Godzilla vs. Kong dominated the domestic box office for the third weekend in a row with an extra $7.7 million in ticket sales, SYFY WIRE has confirmed. The kaiju-on-kaiju smackdown (which is also available to stream on HBO Max until the end of the month) now stands tall in North America with $80.5 million, and is expected to be the first pandemic-era release to hit $100 million between the U.S. and Canada.
Even if that doesn't happen, though, the Warner Bros./Legendary project is still the highest-grossing movie of the planet-wide health crisis — both domestically and globally. It's a rather commendable achievement in a time when major theaters are: A) operating at limited capacity in order to maintain social distancing and B) contending with hybrid theatrical/streaming rollout plans for major studio blockbusters. "Given the impaired marketplace," Variety writes, "new releases have been few and far between. That has given Godzilla vs. Kong and other holdover titles free rein over box office charts."
As mentioned above, Godzilla vs. Kong is currently the biggest movie in the world (and we're not talking about the size of the titular monsters here). Thanks to a draw of $390 million globally ($177M of that colossal figure comes from China), it has officially beat out Tenet's COVID record of $363 million.
"The significance of Godzilla vs. Kong's box office performance cannot be overstated," Paul Dergarabedian, a senior media analyst for Comscore tells SYFY WIRE. "Not only has GvK become the top-grossing film of the pandemic, but it has also powered three of the top six overall industry weekends of the past 13 months. The film is also important symbolically because it proved that audiences — when given the choice to watch from home or in the movie theater — chose the big screen experience in much better-than-expected numbers. As a movie perfectly-tailored for big screens (including, of course, the massive IMAX format), GvK hit theaters at the perfect intersection of growing consumer confidence meeting a pent-up demand for outside-the home-entertainment, plus a greater availability of movie theaters. The results offer proof that streaming and the multiplex can simultaneously thrive in this most unusual marketplace. This is great news for the industry."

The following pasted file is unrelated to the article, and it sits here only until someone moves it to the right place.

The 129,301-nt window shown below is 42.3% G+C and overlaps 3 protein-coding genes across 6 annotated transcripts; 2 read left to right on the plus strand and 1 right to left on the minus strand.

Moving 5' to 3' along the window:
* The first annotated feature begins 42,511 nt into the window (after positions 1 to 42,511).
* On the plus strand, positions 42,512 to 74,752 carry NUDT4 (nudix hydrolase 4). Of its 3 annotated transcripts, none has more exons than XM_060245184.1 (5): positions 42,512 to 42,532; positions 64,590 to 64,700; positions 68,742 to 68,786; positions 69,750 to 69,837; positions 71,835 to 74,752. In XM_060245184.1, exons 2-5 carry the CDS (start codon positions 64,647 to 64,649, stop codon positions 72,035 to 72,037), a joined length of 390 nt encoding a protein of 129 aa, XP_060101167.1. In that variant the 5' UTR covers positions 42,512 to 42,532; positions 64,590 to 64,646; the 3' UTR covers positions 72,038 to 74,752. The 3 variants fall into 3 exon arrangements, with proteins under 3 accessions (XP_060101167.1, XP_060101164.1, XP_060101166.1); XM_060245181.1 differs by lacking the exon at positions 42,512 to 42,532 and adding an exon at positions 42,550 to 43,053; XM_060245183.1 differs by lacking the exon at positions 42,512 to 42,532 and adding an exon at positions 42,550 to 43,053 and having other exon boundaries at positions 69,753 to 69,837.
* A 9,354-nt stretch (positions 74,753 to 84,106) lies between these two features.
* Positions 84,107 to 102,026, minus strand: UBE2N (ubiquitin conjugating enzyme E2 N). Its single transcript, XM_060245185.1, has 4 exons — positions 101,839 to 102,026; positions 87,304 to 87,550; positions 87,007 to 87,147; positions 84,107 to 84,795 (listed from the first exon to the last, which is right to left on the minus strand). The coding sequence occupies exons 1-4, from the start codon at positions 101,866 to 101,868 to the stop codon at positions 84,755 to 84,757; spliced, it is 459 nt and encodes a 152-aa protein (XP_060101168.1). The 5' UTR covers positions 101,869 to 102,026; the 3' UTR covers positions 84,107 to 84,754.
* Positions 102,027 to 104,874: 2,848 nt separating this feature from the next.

Sony's The Unholy took third place at this weekend's North American box office (following Universal's Nobody) with a praise-worthy $2 million. To date, the religious horror film — headlined by The Walking Dead's Jeffrey Dean Morgan — has accrued $9.5 million in its domestic collection basket. Internationally, the movie's brought in about $450,000, which is unusual for pandemic times when most features are faring better business in countries where the virus is better contained.
Disney's Raya and the Last Dragon took fourth place with a quiet $1.9 million, boosting its domestic cache to $37 million. Similar to Godzilla vs. Kong, Raya is also available to stream online, but unlike the Warner Bros./HBO Max model, Disney+ subscribers have to shell out $29.99 if they want to check out the animated adventure at home.
Disney hasn't released any streaming numbers, so it's unclear how many households went with the Premier Access route. According to Box Office Mojo, Raya is on the verge of hitting $100 million globally — if it hasn't done so already.
Tom & Jerry came in fifth place, and now has $42 million at the North American box office after bringing in an additional $1.1 million. While the animated/live-action hybrid left HBO Max at the end of March, it's still chugging along in theaters around the world. In fact, the family-friendly outing surpassed $105 million in global sales this weekend. It's another notch of vindication for WB's unorthodox theatrical plans for 2021, which initially drew ire from high-profile directors like Christopher Nolan and Denis Villeneuve.
Lionsgate had two genre holdovers this weekend: Chaos Walking Voyagers. Voyagers raked in an extra $790,000 this weekend, bringing its domestic total to $2.5 million, while Chaos Walking, is closing in on $13 million. Now in its 21st week, The Croods: A New Age fossilized $310,000 for a Stateside cume of just over $57 million. In China and Russia, an IMAX re-release of the first Lord of the Rings movie hit $1.3 million.